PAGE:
There is one advantage San Jose has over their next opponent, however: getting to start the series in their own building.

“It’s nice to not be traveling today to Colorado,” DeBoer said. “It’s nice, especially after a seven-game series, to not have to travel.”

Defenseman Brenden Dillon agreed. “I think any time you get to play at home and you don’t have to travel three or four hours, different time zones, it’s going to play to our advantage. Especially after a big series like that, a physical series where guys are banged up. Any time you’re able to sleep in your own bed I think is a positive.”

Dillon and the rest of the Sharks’ defensemen have a tall task ahead of them in shutting down Colorado’s speedy offense, which did quite a bit of damage against the Flames in their first-round series. Top-line center Nathan MacKinnon and second-line winger Mikko Rantanen led the charge with a combined 17 points (eight goals, nine assists) against Calgary, while Hobey Baker winner Cale Makar finished his first NHL playoff series with two points (one goal, one assist) and a plus-four. 

[RELATED: Sharks' Pavelski unlikely to play in Game 1 vs. Avs]

Much like shutting down Vegas’ Mark Stone line, San Jose will have to solve the MacKinnon combo if they’re going to be successful. 

“We’ve got to be aware of them,” DeBoer said, explaining that facing the Avs' offense in the playoffs will be different than facing them during the regular season. “The regular season you throw out the window this time of year. We watched them against Calgary and what they did to them against a really good d-corps. We know what we’re dealing with and that’s going to be the challenge of the series.”

Sharks' Joe Pavelski day-to-day but unlikely to play in Game 1 vs. Avalanche

Sharks' Joe Pavelski day-to-day but unlikely to play in Game 1 vs. Avalanche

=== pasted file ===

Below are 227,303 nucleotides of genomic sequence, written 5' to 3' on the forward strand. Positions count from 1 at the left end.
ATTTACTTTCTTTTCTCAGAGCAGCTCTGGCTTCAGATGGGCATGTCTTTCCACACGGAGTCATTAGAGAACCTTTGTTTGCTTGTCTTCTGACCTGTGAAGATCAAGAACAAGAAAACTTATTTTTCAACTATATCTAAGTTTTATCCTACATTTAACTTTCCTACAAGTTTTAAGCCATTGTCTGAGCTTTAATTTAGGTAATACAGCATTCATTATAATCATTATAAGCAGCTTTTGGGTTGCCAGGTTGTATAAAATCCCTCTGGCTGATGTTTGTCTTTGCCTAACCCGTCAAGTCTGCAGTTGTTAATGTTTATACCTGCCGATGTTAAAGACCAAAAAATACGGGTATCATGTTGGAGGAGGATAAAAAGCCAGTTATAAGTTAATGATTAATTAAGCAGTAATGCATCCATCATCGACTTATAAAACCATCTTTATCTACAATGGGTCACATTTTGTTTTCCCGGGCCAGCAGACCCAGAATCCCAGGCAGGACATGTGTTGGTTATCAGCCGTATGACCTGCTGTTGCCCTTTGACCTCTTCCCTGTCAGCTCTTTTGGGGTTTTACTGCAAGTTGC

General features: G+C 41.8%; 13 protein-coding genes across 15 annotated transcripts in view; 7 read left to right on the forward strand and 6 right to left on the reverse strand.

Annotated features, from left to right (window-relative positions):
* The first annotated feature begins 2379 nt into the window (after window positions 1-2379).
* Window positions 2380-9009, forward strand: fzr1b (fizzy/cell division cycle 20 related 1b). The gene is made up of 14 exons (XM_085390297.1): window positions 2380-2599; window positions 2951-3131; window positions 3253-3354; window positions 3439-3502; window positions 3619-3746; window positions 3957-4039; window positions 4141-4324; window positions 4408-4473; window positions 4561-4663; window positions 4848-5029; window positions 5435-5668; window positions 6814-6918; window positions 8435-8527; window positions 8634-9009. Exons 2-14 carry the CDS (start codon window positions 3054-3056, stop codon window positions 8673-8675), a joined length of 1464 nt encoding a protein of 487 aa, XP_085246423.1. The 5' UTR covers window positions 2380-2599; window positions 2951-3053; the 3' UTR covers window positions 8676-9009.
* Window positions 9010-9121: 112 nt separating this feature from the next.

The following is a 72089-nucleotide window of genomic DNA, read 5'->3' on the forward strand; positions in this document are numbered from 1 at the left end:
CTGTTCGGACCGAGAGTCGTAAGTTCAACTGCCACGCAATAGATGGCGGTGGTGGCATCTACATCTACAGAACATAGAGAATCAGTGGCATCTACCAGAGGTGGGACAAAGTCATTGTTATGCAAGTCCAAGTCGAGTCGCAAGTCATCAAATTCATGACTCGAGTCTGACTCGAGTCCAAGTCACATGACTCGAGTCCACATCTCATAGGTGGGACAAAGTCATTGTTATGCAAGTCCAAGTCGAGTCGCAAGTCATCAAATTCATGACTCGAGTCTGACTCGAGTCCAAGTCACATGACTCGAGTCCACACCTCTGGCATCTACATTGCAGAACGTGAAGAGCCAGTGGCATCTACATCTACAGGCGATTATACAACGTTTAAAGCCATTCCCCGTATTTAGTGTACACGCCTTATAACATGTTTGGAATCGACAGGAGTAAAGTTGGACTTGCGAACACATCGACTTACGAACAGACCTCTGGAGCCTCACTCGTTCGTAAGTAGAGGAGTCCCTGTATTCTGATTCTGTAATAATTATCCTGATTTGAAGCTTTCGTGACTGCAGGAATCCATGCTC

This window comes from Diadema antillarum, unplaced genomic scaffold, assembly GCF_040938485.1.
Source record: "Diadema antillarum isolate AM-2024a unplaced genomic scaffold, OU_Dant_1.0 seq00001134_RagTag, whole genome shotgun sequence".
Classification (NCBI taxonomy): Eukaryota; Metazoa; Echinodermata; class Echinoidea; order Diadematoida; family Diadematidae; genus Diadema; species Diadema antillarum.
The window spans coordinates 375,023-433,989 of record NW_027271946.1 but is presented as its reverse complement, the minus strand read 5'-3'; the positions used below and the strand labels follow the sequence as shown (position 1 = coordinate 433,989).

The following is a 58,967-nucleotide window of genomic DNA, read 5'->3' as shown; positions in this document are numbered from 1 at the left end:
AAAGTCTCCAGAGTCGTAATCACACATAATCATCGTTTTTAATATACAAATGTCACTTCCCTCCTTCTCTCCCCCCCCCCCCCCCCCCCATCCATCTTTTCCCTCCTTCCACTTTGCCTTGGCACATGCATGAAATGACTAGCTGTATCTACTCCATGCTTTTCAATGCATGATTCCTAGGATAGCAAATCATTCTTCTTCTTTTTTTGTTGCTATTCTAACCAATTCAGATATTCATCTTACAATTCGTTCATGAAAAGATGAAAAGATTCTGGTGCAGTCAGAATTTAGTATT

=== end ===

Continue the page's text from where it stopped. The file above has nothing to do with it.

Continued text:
SAN JOSE – Sharks head coach Peter DeBoer is classifying Joe Pavelski as day-to-day after the captain sustained a scary injury during San Jose's Game 7 win against the Vegas Golden Knights on Tuesday.

Pavelski left Game 7 at the 9:13 mark of the third period after getting cross-checked off a faceoff by Cody Eakin and falling to the ice and hitting his head. No. 8 was bleeding profusely and had to be helped off the ice by a few of his teammates with a towel being held to his head. DeBoer wouldn’t specify exactly what Pavelski’s ailment was, but said the top-line forward was “feeling the effects” of the injury and likely won’t be in the lineup for Game 1 of the Sharks' second-round Stanley Cup playoff series against the Colorado Avalanche.

“It could’ve been worse, you could’ve been dealing with a fractured skull,” DeBoer told the media after Thursday’s morning skate. “Thankfully, we weren’t.”

Pavelski did not take the ice for practice Thursday, although the press was told he was in the building.

Teammates Melker Karlsson and Tim Heed were also missing from practice Thursday morning. Joonas Donskoi, who missed Game 7 against the Knights with an unspecified injury, skated in a non-contact orange sweater early Thursday morning but left the ice before practice got underway. Micheal Haley returned to practice for the first time since sustaining an injury during Game 3 against the Knights.

When questioned about the status of players missing from practice, DeBoer chalked it up to the team being banged-up just like every other team still in the hunt for the Stanley Cup.

“Like anybody this time of year, we have a lot of game-time decisions,” DeBoer said.

[RELATED: NHL apologizes to Vegas for mistake on major penalty call]

The Sharks will open up their second-round series against the Avalanche at SAP Center on Friday.